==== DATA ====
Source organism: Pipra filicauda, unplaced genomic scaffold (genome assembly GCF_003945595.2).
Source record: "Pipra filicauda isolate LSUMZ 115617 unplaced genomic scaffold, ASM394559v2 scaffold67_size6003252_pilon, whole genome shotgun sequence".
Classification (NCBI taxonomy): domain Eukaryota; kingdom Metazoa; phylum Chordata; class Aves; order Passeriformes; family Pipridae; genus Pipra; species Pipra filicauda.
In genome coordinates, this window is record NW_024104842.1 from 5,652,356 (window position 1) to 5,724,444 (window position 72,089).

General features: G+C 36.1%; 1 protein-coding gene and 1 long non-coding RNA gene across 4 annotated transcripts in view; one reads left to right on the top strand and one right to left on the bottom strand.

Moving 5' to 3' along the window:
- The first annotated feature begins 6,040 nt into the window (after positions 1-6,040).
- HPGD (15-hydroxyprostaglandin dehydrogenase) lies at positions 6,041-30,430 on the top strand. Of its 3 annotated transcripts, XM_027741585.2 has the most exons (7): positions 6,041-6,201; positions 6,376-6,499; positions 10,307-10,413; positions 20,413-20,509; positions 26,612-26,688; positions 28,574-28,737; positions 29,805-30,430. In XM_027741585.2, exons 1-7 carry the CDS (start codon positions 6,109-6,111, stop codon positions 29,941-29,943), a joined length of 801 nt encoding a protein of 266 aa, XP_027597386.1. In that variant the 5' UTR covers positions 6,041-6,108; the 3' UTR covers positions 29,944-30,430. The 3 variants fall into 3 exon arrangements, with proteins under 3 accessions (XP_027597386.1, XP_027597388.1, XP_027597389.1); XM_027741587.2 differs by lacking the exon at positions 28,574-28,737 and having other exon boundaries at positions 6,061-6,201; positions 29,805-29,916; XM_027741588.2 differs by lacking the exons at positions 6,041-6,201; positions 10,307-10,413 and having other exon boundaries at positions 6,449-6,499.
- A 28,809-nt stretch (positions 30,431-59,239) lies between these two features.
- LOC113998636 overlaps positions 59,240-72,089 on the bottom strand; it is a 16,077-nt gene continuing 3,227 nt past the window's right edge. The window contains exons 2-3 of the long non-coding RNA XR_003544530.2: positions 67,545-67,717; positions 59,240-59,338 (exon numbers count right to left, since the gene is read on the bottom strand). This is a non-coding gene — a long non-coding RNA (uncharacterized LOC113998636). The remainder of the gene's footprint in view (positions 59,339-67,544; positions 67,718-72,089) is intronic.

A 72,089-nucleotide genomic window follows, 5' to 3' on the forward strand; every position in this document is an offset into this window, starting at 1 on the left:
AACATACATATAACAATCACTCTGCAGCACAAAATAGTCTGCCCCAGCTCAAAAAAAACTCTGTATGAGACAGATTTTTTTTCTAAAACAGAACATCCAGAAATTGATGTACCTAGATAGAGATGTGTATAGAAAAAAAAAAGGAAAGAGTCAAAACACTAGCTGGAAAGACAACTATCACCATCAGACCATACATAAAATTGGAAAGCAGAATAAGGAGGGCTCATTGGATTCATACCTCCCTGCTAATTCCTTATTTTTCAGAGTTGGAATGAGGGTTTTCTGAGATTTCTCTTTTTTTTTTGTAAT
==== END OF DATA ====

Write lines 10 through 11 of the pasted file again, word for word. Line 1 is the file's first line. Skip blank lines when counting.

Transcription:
- LOC113998636 overlaps positions 59,240-72,089 on the bottom strand; it is a 16,077-nt gene continuing 3,227 nt past the window's right edge. The window contains exons 2-3 of the long non-coding RNA XR_003544530.2: positions 67,545-67,717; positions 59,240-59,338 (exon numbers count right to left, since the gene is read on the bottom strand). This is a non-coding gene — a long non-coding RNA (uncharacterized LOC113998636). The remainder of the gene's footprint in view (positions 59,339-67,544; positions 67,718-72,089) is intronic.

A 72,089-nucleotide genomic window follows, 5' to 3' on the forward strand; every position in this document is an offset into this window, starting at 1 on the left: